The cumulative cost of the phenomenon by 2100 in the most pessimistic scenario is the equivalent of US$ 73.0 billion, which is 54% of 2008 Central American GDP in present values, with a discount rate of 0.5%. This cost is related to the impact in the following four areas: agriculture, water resources, biodiversity and increased frequency and intensity of hurricanes and tropical storms.
Belize, for instance, could post losses the equivalent of its total 2008 GDP by the end of the century.
In contrast, in Bolivia, Chile, Ecuador, Paraguay and Peru, land degradation could affect between 22% and 62% of the territory. Water availability will also fall, especially in Central America and in parts of South America.
Rising sea levels are expected to cause population displacement and loss of land due to constant flooding. Mangroves on the low-lying coasts of Brazil, Colombia, Ecuador, French Guyana and Guyana could also disappear. In addition, a global 3ºC increase in temperature would reduce precipitation over the Amazon region, thus threatening the planet's greatest area of biodiversity.
The combination of climate variability and additional extreme events, in a pessimistic scenario and with a low discount rate, would make 2100 a year where climatic disasters in Central America amount to an economic cost of around 15% of 2008 GDP.
For Chile, the general temperature for the country as a whole is predicted to rise by around 4ºC by the end of the century, and a significant reduction in glaciers is also expected. Precipitation is forecast to fall by 30% in the central part of the country during this period. Generally speaking, Chile could lose the equivalent of 1.1% of GDP annually by 2100 (between around US$ 22.0 billion and US$ 320.0 billion in the pessimistic scenario, depending on the discount rate applied and the period considered).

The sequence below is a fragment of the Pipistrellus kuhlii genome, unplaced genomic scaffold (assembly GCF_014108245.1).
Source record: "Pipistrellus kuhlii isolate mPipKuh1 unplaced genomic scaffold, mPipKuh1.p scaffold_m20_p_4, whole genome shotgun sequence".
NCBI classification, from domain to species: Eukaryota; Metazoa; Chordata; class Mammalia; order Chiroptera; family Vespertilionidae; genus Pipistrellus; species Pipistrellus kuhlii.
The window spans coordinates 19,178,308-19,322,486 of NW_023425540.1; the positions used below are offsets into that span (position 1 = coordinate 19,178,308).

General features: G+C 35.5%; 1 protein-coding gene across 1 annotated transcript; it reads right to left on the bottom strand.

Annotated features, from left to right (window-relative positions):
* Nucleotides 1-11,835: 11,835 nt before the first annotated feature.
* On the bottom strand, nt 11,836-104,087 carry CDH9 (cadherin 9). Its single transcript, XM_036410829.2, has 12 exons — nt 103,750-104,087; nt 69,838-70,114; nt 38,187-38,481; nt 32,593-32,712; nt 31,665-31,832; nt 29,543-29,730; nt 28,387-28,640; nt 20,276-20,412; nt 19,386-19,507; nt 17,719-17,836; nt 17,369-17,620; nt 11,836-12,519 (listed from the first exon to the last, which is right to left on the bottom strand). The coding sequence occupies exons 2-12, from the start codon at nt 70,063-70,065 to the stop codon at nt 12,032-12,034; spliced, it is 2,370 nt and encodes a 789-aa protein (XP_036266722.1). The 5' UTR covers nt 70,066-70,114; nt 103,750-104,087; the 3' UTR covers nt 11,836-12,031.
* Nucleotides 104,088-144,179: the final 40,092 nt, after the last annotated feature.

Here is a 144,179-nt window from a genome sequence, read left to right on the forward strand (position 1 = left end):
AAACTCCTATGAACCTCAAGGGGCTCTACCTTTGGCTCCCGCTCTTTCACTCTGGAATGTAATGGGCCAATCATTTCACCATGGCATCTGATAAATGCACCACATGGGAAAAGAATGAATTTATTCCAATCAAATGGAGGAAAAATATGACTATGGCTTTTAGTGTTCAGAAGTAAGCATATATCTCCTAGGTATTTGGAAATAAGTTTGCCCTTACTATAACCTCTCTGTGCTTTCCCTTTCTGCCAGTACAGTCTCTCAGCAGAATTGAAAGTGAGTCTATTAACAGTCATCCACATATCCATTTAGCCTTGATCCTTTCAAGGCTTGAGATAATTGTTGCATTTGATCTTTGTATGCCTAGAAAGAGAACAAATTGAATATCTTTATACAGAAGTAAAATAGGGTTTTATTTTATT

In the case of Ecuador, the end of the century is expected to see the temperature increase by an average of over 4.2ºC throughout the territory, and possibly more in the Amazon region. Precipitation would also change significantly, with increased water shortages in mountain areas and greater rainfall in coastal areas.
This would reduce the agricultural production capacity of some parts of the country and some crops, causing major losses to biodiversity and its carbon storage capacity and would reduce the water supply potential. There could also be a rise in epidemics due to vector transmission and, owing to rising sea levels, the unique ecosystem of the Galapagos Islands could be seriously affected. The increase in extreme climate events associated with climate change will have serious consequences for infrastructure works in vulnerable areas.
In Uruguay, the total impact of climate change could have a cumulative cost for the country's economy of almost US$ 20.0 billion over the next few decades, with a discount rate of 4% and in the most adverse climate scenario (the equivalent of 50% of 2008 GDP). In terms of annual losses, these figures could represent 1% of GDP by 2100.
"The atmosphere is a global public good to which access has been free. It is an inescapable duty to preserve it for future generations, and we must therefore develop the institutions and policies for a timely and informed adaptation", emphasized ECLAC.
The report was produced by ECLAC in close collaboration with the governments of Denmark, Germany, Spain and the United Kingdom, as well as with the European Union, the Inter-American Development Bank (IDB), the Global Mechanism of the United Nations Convention to Combat Desertification and a broad network of academic and research institutions.